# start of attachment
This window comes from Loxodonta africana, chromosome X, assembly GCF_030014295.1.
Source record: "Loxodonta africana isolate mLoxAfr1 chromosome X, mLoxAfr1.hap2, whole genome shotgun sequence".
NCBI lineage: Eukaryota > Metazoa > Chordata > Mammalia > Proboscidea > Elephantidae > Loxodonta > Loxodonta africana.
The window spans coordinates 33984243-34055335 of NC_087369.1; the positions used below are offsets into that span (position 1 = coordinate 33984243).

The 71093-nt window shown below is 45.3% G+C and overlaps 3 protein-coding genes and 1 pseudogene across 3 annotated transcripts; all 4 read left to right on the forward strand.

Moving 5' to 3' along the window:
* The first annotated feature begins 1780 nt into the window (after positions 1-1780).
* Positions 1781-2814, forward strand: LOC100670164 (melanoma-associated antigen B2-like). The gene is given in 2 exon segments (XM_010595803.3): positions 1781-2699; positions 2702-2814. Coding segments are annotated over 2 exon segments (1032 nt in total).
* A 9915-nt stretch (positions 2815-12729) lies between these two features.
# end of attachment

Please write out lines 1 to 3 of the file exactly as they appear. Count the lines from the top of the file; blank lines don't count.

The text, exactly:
This window comes from Loxodonta africana, chromosome X, assembly GCF_030014295.1.
Source record: "Loxodonta africana isolate mLoxAfr1 chromosome X, mLoxAfr1.hap2, whole genome shotgun sequence".
NCBI lineage: Eukaryota > Metazoa > Chordata > Mammalia > Proboscidea > Elephantidae > Loxodonta > Loxodonta africana.